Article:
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It’s episode 155, and 3 years since I started this podcast. I’ve spoken to so many wonderful product creators and people who support product creators over the last three years, and I have learned so much from absolutely everyone that I spoke to. To celebrate I have put together a compilation of some of the best advice I have heard over the years.If you want to launch your own product or are just in need of a friendly boost this is the episode to listen to!

Listen in to hear top tips from:

  • Stephanie Orr, (01:10)
  • Meera Bhogal, (02:05)
  • Iain Moore, BGreater Shoes (03:15)
  • Laura Gillett, (05:29)
  • Louise Almond, (06:56)
  • Demi Pendakis, Find Your Glow Ltd (08:04)
  • Cara Sayer, Snooze Shade (09:20)
  • Claire Grant, OriOrso (11:45)
  • Vic Wood, Greener Beauty (12:54)
  • Marieke Syed, Snackzilla (14:01)
  • Ciara Westhead, Pico UK (15:13)
  • Trish ODwyer, Autism Threads (20:02)
  • Raksha Patel, Reflect With Raksha (21:43)
  • Charlotte Phillips, Rugsy Lugsy (23:14)
  • Puvan Briah,  (24:29)
  • Amanda Davey, Tilia Publishing (25:21)
  • Georgina Robinson, Juniper Studio (25:54)
  • Em Royston, Chasing Threads (28:25)
  • Tas, Very Craft Tea (30:32)
  • Janet Murray, (33:32)


Listen to the episodes in full: 

Episode 102 Taking part in an accelerator to grow your business – with Stephanie Orr

Episode 101 How to create an integrated range of products & services – with Meera Bhogal

Episode 149 Selling a product people don’t know they need – with Iain Moore – BGreater Shoes

Episode 130 Getting ready to launch your first product- with Laura Gillett

Episode 87 Getting ready to launch your first product – with Louise Almond

Episode 133 Leaving your career to start a new business – with Demi Pendakis – Find Your Glow Ltd

Episode 88 Why your product needs to be on Amazon – with Cara Sayer, Snooze Shade

Episode 136 How to create a children’s fashion brand – with Claire Grant – OriOrso

Episode 138 Sourcing and selling sustainable products – with Vic Wood – Greener Beauty

Episode 112 Creating a food business and getting stocked in major supermarkets – with Marieke Syed – Snackzilla

Episode 125 Selling sustainable partywear – with Ciara Westhead – Pico UK

Episode 105 Creating products with a cause – with Trish ODwyer – Autism Threads

Episode 109 3D printing your own products to sell – with Raksha Patel, Reflect with Raksha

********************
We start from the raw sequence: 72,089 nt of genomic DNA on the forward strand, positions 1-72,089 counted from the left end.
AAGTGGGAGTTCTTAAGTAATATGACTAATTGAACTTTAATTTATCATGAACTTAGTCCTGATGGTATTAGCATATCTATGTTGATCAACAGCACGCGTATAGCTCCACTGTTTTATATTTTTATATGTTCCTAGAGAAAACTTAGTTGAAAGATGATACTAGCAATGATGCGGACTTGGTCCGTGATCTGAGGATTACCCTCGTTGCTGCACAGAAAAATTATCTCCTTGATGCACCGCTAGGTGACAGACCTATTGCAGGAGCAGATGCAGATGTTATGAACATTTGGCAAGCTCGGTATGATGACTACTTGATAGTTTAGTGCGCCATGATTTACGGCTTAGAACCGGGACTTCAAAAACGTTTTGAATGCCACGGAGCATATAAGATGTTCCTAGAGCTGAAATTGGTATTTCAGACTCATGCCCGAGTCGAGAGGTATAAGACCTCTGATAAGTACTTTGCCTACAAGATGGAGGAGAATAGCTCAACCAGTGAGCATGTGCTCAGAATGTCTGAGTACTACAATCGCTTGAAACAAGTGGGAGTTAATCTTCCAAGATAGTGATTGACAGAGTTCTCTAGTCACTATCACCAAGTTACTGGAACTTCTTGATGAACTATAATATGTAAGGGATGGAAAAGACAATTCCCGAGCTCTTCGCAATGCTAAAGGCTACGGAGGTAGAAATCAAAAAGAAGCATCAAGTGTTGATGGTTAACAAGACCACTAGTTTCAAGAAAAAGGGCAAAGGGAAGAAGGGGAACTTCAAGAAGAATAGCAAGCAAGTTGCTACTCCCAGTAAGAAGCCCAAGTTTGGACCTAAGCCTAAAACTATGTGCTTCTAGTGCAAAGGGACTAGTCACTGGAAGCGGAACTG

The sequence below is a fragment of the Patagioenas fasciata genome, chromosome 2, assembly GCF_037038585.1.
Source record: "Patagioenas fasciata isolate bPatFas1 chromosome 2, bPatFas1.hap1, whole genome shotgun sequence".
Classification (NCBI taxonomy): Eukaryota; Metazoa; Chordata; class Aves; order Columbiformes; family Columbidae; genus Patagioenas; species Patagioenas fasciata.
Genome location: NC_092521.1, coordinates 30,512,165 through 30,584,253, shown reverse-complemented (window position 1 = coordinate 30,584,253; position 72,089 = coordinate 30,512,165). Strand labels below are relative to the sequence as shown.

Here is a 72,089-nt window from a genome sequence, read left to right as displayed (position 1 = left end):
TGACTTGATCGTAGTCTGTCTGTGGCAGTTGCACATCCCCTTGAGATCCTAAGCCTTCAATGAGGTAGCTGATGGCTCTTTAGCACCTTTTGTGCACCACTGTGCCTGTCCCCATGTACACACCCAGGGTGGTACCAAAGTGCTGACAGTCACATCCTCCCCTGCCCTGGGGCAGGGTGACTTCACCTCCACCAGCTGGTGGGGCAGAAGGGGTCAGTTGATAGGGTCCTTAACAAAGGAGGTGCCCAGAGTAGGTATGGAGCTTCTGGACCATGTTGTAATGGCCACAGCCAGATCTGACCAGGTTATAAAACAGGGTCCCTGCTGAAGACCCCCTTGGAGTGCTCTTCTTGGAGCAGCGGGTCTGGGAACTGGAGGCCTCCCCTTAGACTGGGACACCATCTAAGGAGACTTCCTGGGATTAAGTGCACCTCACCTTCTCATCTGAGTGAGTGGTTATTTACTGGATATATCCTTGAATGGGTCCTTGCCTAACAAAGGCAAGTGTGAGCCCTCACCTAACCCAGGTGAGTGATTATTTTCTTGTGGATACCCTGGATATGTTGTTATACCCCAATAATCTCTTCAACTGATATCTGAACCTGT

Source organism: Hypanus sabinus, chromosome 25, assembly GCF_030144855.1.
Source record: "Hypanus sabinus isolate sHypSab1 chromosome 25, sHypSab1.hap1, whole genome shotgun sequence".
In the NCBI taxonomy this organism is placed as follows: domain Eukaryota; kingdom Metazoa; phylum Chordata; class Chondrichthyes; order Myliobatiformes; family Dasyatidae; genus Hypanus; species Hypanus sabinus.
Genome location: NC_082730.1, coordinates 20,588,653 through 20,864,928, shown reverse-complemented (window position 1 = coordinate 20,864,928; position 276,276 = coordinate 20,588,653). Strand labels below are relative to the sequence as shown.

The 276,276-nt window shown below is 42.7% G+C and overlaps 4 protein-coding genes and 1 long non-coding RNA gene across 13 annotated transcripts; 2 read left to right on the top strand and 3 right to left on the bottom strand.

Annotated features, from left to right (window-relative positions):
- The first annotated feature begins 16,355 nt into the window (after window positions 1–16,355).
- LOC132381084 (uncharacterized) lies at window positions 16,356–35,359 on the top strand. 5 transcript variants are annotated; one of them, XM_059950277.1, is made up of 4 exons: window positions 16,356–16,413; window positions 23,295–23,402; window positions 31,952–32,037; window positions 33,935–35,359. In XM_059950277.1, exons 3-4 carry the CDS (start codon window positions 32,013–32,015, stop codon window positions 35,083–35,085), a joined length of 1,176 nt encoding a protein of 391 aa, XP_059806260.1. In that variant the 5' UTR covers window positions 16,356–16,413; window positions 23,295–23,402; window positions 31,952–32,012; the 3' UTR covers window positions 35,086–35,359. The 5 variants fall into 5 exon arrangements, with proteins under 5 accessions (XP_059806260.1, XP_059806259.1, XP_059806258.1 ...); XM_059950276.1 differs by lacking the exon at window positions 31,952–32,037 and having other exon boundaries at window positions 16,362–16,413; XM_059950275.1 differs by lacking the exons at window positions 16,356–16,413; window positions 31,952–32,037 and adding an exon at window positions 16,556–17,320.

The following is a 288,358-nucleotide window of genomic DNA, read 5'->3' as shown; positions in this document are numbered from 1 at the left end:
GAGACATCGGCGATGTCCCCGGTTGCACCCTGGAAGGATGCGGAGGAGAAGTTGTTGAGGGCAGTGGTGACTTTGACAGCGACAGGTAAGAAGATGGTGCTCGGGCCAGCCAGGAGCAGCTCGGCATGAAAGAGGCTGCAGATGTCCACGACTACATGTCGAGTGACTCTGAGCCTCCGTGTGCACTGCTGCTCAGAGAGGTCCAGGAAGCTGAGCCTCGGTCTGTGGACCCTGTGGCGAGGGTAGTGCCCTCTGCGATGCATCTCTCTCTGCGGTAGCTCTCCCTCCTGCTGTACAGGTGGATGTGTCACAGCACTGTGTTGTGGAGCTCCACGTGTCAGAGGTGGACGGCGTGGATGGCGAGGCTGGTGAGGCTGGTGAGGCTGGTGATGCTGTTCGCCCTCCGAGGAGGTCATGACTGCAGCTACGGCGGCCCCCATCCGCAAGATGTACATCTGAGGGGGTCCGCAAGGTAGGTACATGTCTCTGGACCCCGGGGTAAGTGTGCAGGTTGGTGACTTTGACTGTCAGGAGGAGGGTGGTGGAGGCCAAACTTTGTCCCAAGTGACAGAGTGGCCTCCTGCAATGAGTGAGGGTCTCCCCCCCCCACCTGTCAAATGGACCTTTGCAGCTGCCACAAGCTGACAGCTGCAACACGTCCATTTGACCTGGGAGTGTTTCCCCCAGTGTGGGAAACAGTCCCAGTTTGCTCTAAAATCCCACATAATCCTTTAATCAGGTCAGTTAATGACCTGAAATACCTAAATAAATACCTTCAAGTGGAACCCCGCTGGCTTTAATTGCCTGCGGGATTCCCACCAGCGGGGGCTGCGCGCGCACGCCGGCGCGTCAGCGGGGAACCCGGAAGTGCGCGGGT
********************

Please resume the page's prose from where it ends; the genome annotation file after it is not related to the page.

Episode 104 Creating a business you love – with Charlotte Phillips, Rugsy Lugsy

Episode 86 Pivoting your product based business – with Puvan Briah

Episode 11, Moving your products business online – with Amanda Davey, Tilia Publishing

Episode 110 Creating a Sustainable Business – Georgina Robinson – Juniper Studio

Episode 148 Selling to retailers using wholesale platforms – with Em Royston- Chasing Threads

Episode 124 The importance of knowing your numbers – with Tas – Very Craft Tea

Episode 84 Creating and selling planners – with Janet Murray


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Welcome to the Bring Your Product Idea to Life podcast. This is the podcast for you if you're getting started selling products, or if you'd like to create your own product to sell. I'm Vicki Weinberg, a product creation coach and Amazon expert. Every week I share friendly, practical advice, as well as inspirational stories from small businesses. Let's get started.

Vicki Weinberg:

Hello and welcome to a very special episode. Not only is this episode 155. It's actually almost three years to the, today, to the very first episode of this podcast was launched, which is just incredible to me. I launched this podcast during a pandemic, which obviously wasn't the plan. And um, here we are three, three years later. I've spoken to so many wonderful product creators and people who support crop product creators over the last three years, and I have learned so much from absolutely everyone that I spoke to. One very popular episode I. Um, I think it was two years ago now. Wow. Was advice from product creators. So I ask everyone at the end of the episode their number one piece of advice and yeah, this is a compilation of some of the advice that I've heard over the years, so I really hope you enjoy. Up first is Stephanie Orr. And Stephanie has some great advice kick us off because her advice is all about just getting started.

Stephanie Orr:

Just start, just try it, put it out there. I mean, I probably should take that advice myself because I do have about five new products sat here that I haven't put out in the world yet. Um, but I think that is the biggest thing is, you know, put it out there. It, it might not sell, but at least you'll know then, and you can develop it in and you know change it and hone it until it's something that does sell or it might sell amazingly. And, you know, you'll surprise yourself and give yourself that massive boost of confidence to go again. Um, so yeah, I think it's, you know, just get started. Just get, get it out there somehow some way, whether it's your own website or Etsy or pop-up shops, or just put it out there and see. Try it.

Vicki Weinberg:

Uh, my next piece of advice comes from Meera Bhogal. I really enjoyed listening to this piece of advice because I, like probably a lot of us, um, do suffer from imposter syndrome from time to time thinking, why me? Am I good enough? And, um, I think looking at what other people are doing and thinking, oh, either I can't do that or why would anyone be interested in what I'm doing? Is something that can trip a lot of us up. So, um, do listen to this advice from Meera and take it to heart as well. Because it's a great, great thing to remember.

Meera Bhogal: